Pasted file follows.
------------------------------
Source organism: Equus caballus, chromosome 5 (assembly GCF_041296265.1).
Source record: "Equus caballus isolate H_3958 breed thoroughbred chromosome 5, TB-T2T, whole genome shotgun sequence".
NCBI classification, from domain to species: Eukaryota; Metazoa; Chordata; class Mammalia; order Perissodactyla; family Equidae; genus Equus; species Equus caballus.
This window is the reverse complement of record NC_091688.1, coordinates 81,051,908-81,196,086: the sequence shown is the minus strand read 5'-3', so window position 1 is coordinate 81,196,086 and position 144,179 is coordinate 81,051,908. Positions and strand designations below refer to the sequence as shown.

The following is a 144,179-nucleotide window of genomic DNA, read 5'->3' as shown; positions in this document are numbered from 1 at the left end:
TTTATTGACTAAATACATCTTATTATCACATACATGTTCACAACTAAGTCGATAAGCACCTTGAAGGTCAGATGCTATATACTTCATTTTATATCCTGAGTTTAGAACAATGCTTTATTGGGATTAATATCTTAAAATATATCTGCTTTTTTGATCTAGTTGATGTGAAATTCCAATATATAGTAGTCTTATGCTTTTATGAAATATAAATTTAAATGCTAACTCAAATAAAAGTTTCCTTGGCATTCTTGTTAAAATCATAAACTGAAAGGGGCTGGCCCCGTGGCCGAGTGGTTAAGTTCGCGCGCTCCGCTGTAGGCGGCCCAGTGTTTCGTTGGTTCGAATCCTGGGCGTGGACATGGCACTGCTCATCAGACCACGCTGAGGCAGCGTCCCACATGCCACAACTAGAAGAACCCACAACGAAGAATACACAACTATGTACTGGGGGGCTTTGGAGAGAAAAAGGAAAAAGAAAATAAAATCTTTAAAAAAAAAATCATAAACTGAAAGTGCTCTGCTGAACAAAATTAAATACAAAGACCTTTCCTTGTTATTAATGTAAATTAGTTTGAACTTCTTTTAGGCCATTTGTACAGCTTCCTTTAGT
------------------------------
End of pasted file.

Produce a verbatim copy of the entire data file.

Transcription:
Source organism: Equus caballus, chromosome 5 (assembly GCF_041296265.1).
Source record: "Equus caballus isolate H_3958 breed thoroughbred chromosome 5, TB-T2T, whole genome shotgun sequence".
NCBI classification, from domain to species: Eukaryota; Metazoa; Chordata; class Mammalia; order Perissodactyla; family Equidae; genus Equus; species Equus caballus.
This window is the reverse complement of record NC_091688.1, coordinates 81,051,908-81,196,086: the sequence shown is the minus strand read 5'-3', so window position 1 is coordinate 81,196,086 and position 144,179 is coordinate 81,051,908. Positions and strand designations below refer to the sequence as shown.

The following is a 144,179-nucleotide window of genomic DNA, read 5'->3' as shown; positions in this document are numbered from 1 at the left end:
TTTATTGACTAAATACATCTTATTATCACATACATGTTCACAACTAAGTCGATAAGCACCTTGAAGGTCAGATGCTATATACTTCATTTTATATCCTGAGTTTAGAACAATGCTTTATTGGGATTAATATCTTAAAATATATCTGCTTTTTTGATCTAGTTGATGTGAAATTCCAATATATAGTAGTCTTATGCTTTTATGAAATATAAATTTAAATGCTAACTCAAATAAAAGTTTCCTTGGCATTCTTGTTAAAATCATAAACTGAAAGGGGCTGGCCCCGTGGCCGAGTGGTTAAGTTCGCGCGCTCCGCTGTAGGCGGCCCAGTGTTTCGTTGGTTCGAATCCTGGGCGTGGACATGGCACTGCTCATCAGACCACGCTGAGGCAGCGTCCCACATGCCACAACTAGAAGAACCCACAACGAAGAATACACAACTATGTACTGGGGGGCTTTGGAGAGAAAAAGGAAAAAGAAAATAAAATCTTTAAAAAAAAAATCATAAACTGAAAGTGCTCTGCTGAACAAAATTAAATACAAAGACCTTTCCTTGTTATTAATGTAAATTAGTTTGAACTTCTTTTAGGCCATTTGTACAGCTTCCTTTAGT